Summering is a very evocative term, of times and places and people: memories redolent of smells, tastes, sounds, of sun and shade, of sand and sea, of starry skies and beach bonfires, perhaps a time for our senses to reclaim some attention on our part ….
Summering in the city, evokes situations of similar rich sensorial experiences within the context of urban sociability, as shown in our feature image taken in Portland, Ore.
Such things as riding bikes on a shoreline lane, swimming in a neighbourhood pool, picnic barb-cues in parks, seeing an outdoor movies or listening to street music festivals, throwing a Frisbee, sampling “cultural” food in the park, reading a book on the public library roof top terrace, and drinking a fresh beer on an outdoor terrace at sunset with friends, etc. … all have their own evocative power of summering in the city, as activities and as venues.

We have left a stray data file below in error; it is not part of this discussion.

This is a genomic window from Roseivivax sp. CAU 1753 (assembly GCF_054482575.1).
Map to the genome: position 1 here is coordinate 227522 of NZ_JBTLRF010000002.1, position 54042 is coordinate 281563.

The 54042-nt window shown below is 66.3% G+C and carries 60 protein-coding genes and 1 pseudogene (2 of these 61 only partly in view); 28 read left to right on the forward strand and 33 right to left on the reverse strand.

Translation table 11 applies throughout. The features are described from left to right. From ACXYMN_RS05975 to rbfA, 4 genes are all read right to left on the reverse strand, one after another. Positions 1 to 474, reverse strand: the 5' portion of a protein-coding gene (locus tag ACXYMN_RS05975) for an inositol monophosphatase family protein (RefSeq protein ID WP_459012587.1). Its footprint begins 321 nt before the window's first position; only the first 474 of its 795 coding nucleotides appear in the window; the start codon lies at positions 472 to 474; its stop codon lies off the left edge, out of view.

Such venues have their own particular territorial status and norms of sociability which usually span from the private patio to the street and public plaza, and from graceful courtesy between neighbours to enforced control of behaviour at crowd gatherings.
For example, one summer activity particular to Montreal is the African drum beat gathering at the foot of Mount Royal Park dubbed “tam-tam city.” It attracts performing amateurs of the instrument, while around them spectators hang out indulging in the usual Frisbee throwing, dancing and smoking … while one or more police cars and an ambulance are usually discretely standing by in case of excesses!
Summering in the city is indeed a great social mixer, an eye opener, a feast for the environmental observer.
At the core of these activities, and their respective venues, is the subtle tension between norm and experimentation, not to say transgression, which makes of summer in the city a social and cultural play time par excellence, whereby the city brings to bear natural, man made and social resources to the making of its particular summering experiences.
A sampler of summering places in the city
The sidewalk terrace
Two generic versions can be found: those that hug the storefront on wide sidewalks and those that hug the sidewalk street edge on narrower sidewalks (shown below).